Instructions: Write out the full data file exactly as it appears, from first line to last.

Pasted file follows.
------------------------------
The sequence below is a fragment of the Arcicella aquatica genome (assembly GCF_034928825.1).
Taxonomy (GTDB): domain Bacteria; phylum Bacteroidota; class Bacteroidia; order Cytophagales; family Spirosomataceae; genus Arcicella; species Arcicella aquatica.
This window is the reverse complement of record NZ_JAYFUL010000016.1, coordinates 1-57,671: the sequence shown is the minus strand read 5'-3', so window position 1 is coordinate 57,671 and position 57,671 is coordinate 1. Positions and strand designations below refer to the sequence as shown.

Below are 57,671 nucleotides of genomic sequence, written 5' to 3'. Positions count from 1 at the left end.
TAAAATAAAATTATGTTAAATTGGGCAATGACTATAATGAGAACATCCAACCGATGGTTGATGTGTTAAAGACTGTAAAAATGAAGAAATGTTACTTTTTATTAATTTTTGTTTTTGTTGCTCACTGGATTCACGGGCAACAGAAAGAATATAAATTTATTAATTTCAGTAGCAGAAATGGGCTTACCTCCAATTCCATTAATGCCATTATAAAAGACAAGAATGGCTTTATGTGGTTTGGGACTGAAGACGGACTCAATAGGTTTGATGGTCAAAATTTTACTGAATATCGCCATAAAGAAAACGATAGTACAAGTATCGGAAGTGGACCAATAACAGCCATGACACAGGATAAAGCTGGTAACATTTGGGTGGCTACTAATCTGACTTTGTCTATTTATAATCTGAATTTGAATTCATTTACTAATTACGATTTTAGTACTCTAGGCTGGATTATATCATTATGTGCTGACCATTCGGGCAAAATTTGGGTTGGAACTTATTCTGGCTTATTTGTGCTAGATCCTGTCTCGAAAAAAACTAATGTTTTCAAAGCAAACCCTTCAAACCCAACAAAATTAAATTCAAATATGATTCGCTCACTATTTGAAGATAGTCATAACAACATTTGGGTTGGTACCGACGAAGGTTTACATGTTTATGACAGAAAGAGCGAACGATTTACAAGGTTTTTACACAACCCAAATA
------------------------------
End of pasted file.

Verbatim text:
The sequence below is a fragment of the Arcicella aquatica genome (assembly GCF_034928825.1).
Taxonomy (GTDB): domain Bacteria; phylum Bacteroidota; class Bacteroidia; order Cytophagales; family Spirosomataceae; genus Arcicella; species Arcicella aquatica.
This window is the reverse complement of record NZ_JAYFUL010000016.1, coordinates 1-57,671: the sequence shown is the minus strand read 5'-3', so window position 1 is coordinate 57,671 and position 57,671 is coordinate 1. Positions and strand designations below refer to the sequence as shown.

Below are 57,671 nucleotides of genomic sequence, written 5' to 3'. Positions count from 1 at the left end.
TAAAATAAAATTATGTTAAATTGGGCAATGACTATAATGAGAACATCCAACCGATGGTTGATGTGTTAAAGACTGTAAAAATGAAGAAATGTTACTTTTTATTAATTTTTGTTTTTGTTGCTCACTGGATTCACGGGCAACAGAAAGAATATAAATTTATTAATTTCAGTAGCAGAAATGGGCTTACCTCCAATTCCATTAATGCCATTATAAAAGACAAGAATGGCTTTATGTGGTTTGGGACTGAAGACGGACTCAATAGGTTTGATGGTCAAAATTTTACTGAATATCGCCATAAAGAAAACGATAGTACAAGTATCGGAAGTGGACCAATAACAGCCATGACACAGGATAAAGCTGGTAACATTTGGGTGGCTACTAATCTGACTTTGTCTATTTATAATCTGAATTTGAATTCATTTACTAATTACGATTTTAGTACTCTAGGCTGGATTATATCATTATGTGCTGACCATTCGGGCAAAATTTGGGTTGGAACTTATTCTGGCTTATTTGTGCTAGATCCTGTCTCGAAAAAAACTAATGTTTTCAAAGCAAACCCTTCAAACCCAACAAAATTAAATTCAAATATGATTCGCTCACTATTTGAAGATAGTCATAACAACATTTGGGTTGGTACCGACGAAGGTTTACATGTTTATGACAGAAAGAGCGAACGATTTACAAGGTTTTTACACAACCCAAATA